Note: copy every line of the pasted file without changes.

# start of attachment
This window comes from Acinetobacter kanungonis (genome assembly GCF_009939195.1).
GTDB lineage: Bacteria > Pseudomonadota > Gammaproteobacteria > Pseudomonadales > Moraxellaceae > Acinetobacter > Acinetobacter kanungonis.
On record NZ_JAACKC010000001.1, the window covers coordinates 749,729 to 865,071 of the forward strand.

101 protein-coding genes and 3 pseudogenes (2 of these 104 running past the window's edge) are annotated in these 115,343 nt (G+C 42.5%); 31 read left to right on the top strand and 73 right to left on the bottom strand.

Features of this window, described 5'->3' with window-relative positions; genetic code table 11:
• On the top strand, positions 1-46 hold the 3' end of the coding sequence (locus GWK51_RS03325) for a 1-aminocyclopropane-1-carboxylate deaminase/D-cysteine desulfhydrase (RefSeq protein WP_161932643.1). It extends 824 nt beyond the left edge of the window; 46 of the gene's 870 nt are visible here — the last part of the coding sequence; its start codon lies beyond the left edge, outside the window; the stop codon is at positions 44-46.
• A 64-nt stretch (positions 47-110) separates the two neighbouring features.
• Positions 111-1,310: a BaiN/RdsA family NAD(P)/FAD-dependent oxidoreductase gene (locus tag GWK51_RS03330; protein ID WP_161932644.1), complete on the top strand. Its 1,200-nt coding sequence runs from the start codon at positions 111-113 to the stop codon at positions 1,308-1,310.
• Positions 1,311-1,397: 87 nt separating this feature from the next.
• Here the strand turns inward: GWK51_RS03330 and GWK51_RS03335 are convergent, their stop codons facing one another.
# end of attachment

This window comes from Acinetobacter kanungonis (genome assembly GCF_009939195.1).
GTDB lineage: Bacteria > Pseudomonadota > Gammaproteobacteria > Pseudomonadales > Moraxellaceae > Acinetobacter > Acinetobacter kanungonis.
On record NZ_JAACKC010000001.1, the window covers coordinates 749,729 to 865,071 of the forward strand.

101 protein-coding genes and 3 pseudogenes (2 of these 104 running past the window's edge) are annotated in these 115,343 nt (G+C 42.5%); 31 read left to right on the top strand and 73 right to left on the bottom strand.

Features of this window, described 5'->3' with window-relative positions; genetic code table 11:
• On the top strand, positions 1-46 hold the 3' end of the coding sequence (locus GWK51_RS03325) for a 1-aminocyclopropane-1-carboxylate deaminase/D-cysteine desulfhydrase (RefSeq protein WP_161932643.1). It extends 824 nt beyond the left edge of the window; 46 of the gene's 870 nt are visible here — the last part of the coding sequence; its start codon lies beyond the left edge, outside the window; the stop codon is at positions 44-46.
• A 64-nt stretch (positions 47-110) separates the two neighbouring features.
• Positions 111-1,310: a BaiN/RdsA family NAD(P)/FAD-dependent oxidoreductase gene (locus tag GWK51_RS03330; protein ID WP_161932644.1), complete on the top strand. Its 1,200-nt coding sequence runs from the start codon at positions 111-113 to the stop codon at positions 1,308-1,310.
• Positions 1,311-1,397: 87 nt separating this feature from the next.
• Here the strand turns inward: GWK51_RS03330 and GWK51_RS03335 are convergent, their stop codons facing one another.